Shopping on Calle Primera / Avenida López Mateos should not be missed. Small electronics, souvenirs, silver and turquoise jewelry (especially jewelry from Taxco, a town famous for its silver and turquoise), trinkets, and arts and crafts abound. Leather goods such as jackets, handbags, sports bags, and so on, are your best bargains.
Start by walking northwest on López Mateos. You will see shops on both sides of the street. Upon arriving at Miramar, you will notice more jewelry stores. Turn right on Miramar and you will come across more clothing, electronics, and general stores.
Pro tip: Most sellers know or assume that you arrived in Ensenada by cruise ship. So although most are negotiating, they will start with the higher tourist prices. The best way to get the best deals is to shop around. It can be as simple as crossing the street at a competitor’s house.
4. Wine tasting tour
I was surprised to learn on one of my previous visits that there were wineries in the area. Located approximately 45 minutes north of Ensenada, Guadalupe Valley (Valle de Guadalupe) is a thriving wine region, home to over 100 wineries. The area is said to rival that of California’s Sonoma and Napa valleys. You can book a wine tasting tour through your cruise line.
You will likely visit two to four wineries depending on your visit. Most of the wineries are located on dirt roads. Make sure to watch the beautiful surrounding valley on your way to the vineyards. Our tour stopped at two wineries in Valle de Guadalupe: La Casa de Doña Lupe and the pioneering winemaker of the LA Cetto region. In addition to producing wine, Casa Doña Lupe produces sherry, tequila and brandy. LA Cetto has an arena on the property. From their domain, you have a beautiful unobstructed view of the valley below.
These tours will usually return you to the ship or drop you off downtown. Taxis from downtown to the port are plentiful, but if you don’t mind walking a few blocks, you can save the taxi fare and spend it on souvenirs.
Pro tip: Buy your wine while you visit the cellar. It is more expensive elsewhere. Check with your cruise line for their policy on returning alcohol on board.
5. Kayaking at La Bufadora (the vent)
La Bufadora, or The Blowhole, is one of the largest marine vent holes in the world. Seeing it from sea level by kayak is a unique experience. Air and water are trapped in an underground cave. When a wave approaches, the pressure in the cave rises. As the wave recedes, the pressure is released, throwing water up to 100 feet into the air.
From the shore you will paddle a short distance to the vent. As you approach the vent, you will be rocking up and down as each swell passes under your kayak. It’s quite humbling when you realize that every swell that lifted your kayak will soon crash into the rocks, resulting in that hundred-foot-high spray and thunder that the blowhole is famous for. Most guides will prepare you to take photos with the vent erupting a safe distance behind you. Bring a waterproof camera. Note: Kayak tours normally only operate during the summer months.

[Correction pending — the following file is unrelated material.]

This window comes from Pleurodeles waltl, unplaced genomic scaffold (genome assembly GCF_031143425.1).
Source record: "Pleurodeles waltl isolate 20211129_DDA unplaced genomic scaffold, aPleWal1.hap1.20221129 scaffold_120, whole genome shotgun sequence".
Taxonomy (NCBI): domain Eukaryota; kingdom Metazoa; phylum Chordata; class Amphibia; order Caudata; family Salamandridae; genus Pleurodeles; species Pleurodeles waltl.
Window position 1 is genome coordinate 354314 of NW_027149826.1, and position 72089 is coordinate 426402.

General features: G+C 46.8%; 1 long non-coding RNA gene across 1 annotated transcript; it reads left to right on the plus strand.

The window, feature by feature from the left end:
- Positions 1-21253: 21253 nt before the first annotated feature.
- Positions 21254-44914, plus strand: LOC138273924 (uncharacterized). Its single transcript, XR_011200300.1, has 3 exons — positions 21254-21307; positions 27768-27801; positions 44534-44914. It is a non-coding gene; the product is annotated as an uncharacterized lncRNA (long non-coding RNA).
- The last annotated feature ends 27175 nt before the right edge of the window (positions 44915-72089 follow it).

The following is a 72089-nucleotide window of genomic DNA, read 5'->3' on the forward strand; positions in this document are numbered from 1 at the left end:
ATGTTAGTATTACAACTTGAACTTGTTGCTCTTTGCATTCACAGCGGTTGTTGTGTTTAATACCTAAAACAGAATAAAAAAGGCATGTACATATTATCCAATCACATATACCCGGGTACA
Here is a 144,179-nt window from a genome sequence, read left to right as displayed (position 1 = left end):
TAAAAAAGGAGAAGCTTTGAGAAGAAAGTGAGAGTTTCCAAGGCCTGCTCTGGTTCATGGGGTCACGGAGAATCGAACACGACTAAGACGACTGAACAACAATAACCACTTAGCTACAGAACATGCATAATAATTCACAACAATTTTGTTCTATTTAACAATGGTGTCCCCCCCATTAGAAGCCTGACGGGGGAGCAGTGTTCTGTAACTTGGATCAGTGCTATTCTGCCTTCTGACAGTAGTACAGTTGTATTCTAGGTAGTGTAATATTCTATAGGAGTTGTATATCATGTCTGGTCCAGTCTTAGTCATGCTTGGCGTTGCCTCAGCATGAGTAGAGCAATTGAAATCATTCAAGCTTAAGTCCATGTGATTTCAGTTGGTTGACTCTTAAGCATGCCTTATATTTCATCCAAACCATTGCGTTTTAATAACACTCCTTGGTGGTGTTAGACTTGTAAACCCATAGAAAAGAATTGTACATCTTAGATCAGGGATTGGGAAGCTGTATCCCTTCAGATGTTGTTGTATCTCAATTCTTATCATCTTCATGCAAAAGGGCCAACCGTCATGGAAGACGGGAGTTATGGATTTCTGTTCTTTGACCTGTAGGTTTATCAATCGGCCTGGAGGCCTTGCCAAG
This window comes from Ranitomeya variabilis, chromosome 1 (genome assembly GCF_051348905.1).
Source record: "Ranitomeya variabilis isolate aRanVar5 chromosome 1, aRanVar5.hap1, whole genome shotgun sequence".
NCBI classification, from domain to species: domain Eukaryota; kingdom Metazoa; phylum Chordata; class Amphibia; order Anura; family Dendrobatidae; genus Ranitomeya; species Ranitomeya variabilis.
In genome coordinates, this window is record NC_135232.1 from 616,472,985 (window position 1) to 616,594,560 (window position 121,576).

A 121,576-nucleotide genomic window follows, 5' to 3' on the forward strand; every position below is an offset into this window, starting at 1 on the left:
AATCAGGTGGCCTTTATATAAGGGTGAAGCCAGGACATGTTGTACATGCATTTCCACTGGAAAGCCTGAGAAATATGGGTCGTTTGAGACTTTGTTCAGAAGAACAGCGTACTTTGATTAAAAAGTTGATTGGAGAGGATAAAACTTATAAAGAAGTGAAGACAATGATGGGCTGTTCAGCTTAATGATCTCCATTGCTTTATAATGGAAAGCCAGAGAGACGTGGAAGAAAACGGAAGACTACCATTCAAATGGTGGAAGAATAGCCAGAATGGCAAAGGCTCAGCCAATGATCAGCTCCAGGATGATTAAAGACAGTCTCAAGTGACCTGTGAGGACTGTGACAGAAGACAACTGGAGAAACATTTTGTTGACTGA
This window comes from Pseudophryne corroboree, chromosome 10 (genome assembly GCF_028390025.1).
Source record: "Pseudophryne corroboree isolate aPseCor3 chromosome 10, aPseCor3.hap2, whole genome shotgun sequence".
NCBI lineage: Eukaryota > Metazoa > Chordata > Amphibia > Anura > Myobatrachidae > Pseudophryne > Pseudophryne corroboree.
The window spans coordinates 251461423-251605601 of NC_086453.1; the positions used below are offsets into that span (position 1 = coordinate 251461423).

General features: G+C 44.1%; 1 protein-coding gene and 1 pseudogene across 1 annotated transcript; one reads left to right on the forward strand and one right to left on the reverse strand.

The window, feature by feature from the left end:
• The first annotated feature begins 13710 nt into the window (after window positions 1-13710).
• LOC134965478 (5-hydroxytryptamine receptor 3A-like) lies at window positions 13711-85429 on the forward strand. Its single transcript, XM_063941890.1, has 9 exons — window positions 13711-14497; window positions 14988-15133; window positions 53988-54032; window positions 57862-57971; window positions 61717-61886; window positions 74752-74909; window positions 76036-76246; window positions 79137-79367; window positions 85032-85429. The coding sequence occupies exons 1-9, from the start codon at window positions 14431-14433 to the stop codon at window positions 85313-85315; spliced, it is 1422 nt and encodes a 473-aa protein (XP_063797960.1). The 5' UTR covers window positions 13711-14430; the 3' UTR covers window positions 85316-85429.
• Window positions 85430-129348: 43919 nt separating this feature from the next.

Pro tip: Before starting the tour, ask the guide or driver if the tour will stop at Lidia. They will know about Lidia. If so, you can take advantage of the half that remains to be done …
And a half: La Bufadora belvedere
From the car park, take the asphalt road. You’ll find vendors lined up on both sides of the road selling a wide variety of souvenirs. Churro vendors will offer you fresh samples from the fryer and point you to their stalls. The ones we liked the most were sold by the last vendor on the right, downstairs from the Blanquita restaurant. A vendor had giant clams topped with cilantro and onions, tomatoes and baking cheese on the barbie.
Keep walking along the path until you reach the viewpoint overlooking the vent. There will be a small crowd there where many will take selfies. Bide your time and you can go to the wall to take your own photos. Don’t get too close or you’ll get wet.
Pro tip: If you like fish tacos, you must Stop by Lidia’s Tacos Grill or Tacos Lidia. This once-well-kept secret has been around for a long time. Expect a crowd, but it moves fast.
My next visit to Ensenada is already being planned and will include a reminder of a few of these activities.
Editor’s Note: Learn more about the Rosarito-Ensenada Bike Ride Stan’s references in his first paragraph here.